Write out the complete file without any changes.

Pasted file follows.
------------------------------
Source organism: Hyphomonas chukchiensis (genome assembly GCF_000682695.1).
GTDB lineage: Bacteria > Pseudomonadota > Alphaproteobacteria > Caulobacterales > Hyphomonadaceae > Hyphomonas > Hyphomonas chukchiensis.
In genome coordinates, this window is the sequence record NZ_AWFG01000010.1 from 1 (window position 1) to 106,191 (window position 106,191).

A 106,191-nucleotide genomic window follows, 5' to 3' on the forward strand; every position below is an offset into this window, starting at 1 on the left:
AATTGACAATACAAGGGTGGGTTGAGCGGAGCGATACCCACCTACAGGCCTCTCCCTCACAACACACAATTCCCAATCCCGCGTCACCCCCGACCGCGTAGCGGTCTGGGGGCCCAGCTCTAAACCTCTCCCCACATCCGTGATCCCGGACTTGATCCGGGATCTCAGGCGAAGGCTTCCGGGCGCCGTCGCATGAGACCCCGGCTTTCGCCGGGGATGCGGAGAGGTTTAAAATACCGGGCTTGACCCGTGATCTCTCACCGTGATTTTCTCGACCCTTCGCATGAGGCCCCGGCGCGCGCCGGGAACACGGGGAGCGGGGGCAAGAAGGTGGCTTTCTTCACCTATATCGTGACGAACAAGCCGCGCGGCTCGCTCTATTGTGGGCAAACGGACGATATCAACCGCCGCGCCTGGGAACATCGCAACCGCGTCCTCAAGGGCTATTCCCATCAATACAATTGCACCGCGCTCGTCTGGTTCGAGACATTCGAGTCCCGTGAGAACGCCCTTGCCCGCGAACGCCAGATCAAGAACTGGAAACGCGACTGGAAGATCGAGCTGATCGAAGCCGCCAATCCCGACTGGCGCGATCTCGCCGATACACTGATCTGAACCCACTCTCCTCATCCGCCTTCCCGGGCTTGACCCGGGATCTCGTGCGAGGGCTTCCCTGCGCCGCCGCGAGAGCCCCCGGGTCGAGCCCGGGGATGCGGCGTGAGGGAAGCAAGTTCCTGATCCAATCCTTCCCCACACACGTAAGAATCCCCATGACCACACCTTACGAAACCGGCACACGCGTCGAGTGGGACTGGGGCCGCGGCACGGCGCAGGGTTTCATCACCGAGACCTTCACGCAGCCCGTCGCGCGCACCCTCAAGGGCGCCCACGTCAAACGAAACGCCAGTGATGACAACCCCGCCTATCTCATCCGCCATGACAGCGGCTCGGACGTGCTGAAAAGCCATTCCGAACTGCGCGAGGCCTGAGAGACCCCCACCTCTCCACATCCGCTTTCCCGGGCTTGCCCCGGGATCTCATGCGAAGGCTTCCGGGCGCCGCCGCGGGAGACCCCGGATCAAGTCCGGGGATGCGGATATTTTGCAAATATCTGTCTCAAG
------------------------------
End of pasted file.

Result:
Source organism: Hyphomonas chukchiensis (genome assembly GCF_000682695.1).
GTDB lineage: Bacteria > Pseudomonadota > Alphaproteobacteria > Caulobacterales > Hyphomonadaceae > Hyphomonas > Hyphomonas chukchiensis.
In genome coordinates, this window is the sequence record NZ_AWFG01000010.1 from 1 (window position 1) to 106,191 (window position 106,191).

A 106,191-nucleotide genomic window follows, 5' to 3' on the forward strand; every position below is an offset into this window, starting at 1 on the left:
AATTGACAATACAAGGGTGGGTTGAGCGGAGCGATACCCACCTACAGGCCTCTCCCTCACAACACACAATTCCCAATCCCGCGTCACCCCCGACCGCGTAGCGGTCTGGGGGCCCAGCTCTAAACCTCTCCCCACATCCGTGATCCCGGACTTGATCCGGGATCTCAGGCGAAGGCTTCCGGGCGCCGTCGCATGAGACCCCGGCTTTCGCCGGGGATGCGGAGAGGTTTAAAATACCGGGCTTGACCCGTGATCTCTCACCGTGATTTTCTCGACCCTTCGCATGAGGCCCCGGCGCGCGCCGGGAACACGGGGAGCGGGGGCAAGAAGGTGGCTTTCTTCACCTATATCGTGACGAACAAGCCGCGCGGCTCGCTCTATTGTGGGCAAACGGACGATATCAACCGCCGCGCCTGGGAACATCGCAACCGCGTCCTCAAGGGCTATTCCCATCAATACAATTGCACCGCGCTCGTCTGGTTCGAGACATTCGAGTCCCGTGAGAACGCCCTTGCCCGCGAACGCCAGATCAAGAACTGGAAACGCGACTGGAAGATCGAGCTGATCGAAGCCGCCAATCCCGACTGGCGCGATCTCGCCGATACACTGATCTGAACCCACTCTCCTCATCCGCCTTCCCGGGCTTGACCCGGGATCTCGTGCGAGGGCTTCCCTGCGCCGCCGCGAGAGCCCCCGGGTCGAGCCCGGGGATGCGGCGTGAGGGAAGCAAGTTCCTGATCCAATCCTTCCCCACACACGTAAGAATCCCCATGACCACACCTTACGAAACCGGCACACGCGTCGAGTGGGACTGGGGCCGCGGCACGGCGCAGGGTTTCATCACCGAGACCTTCACGCAGCCCGTCGCGCGCACCCTCAAGGGCGCCCACGTCAAACGAAACGCCAGTGATGACAACCCCGCCTATCTCATCCGCCATGACAGCGGCTCGGACGTGCTGAAAAGCCATTCCGAACTGCGCGAGGCCTGAGAGACCCCCACCTCTCCACATCCGCTTTCCCGGGCTTGCCCCGGGATCTCATGCGAAGGCTTCCGGGCGCCGCCGCGGGAGACCCCGGATCAAGTCCGGGGATGCGGATATTTTGCAAATATCTGTCTCAAG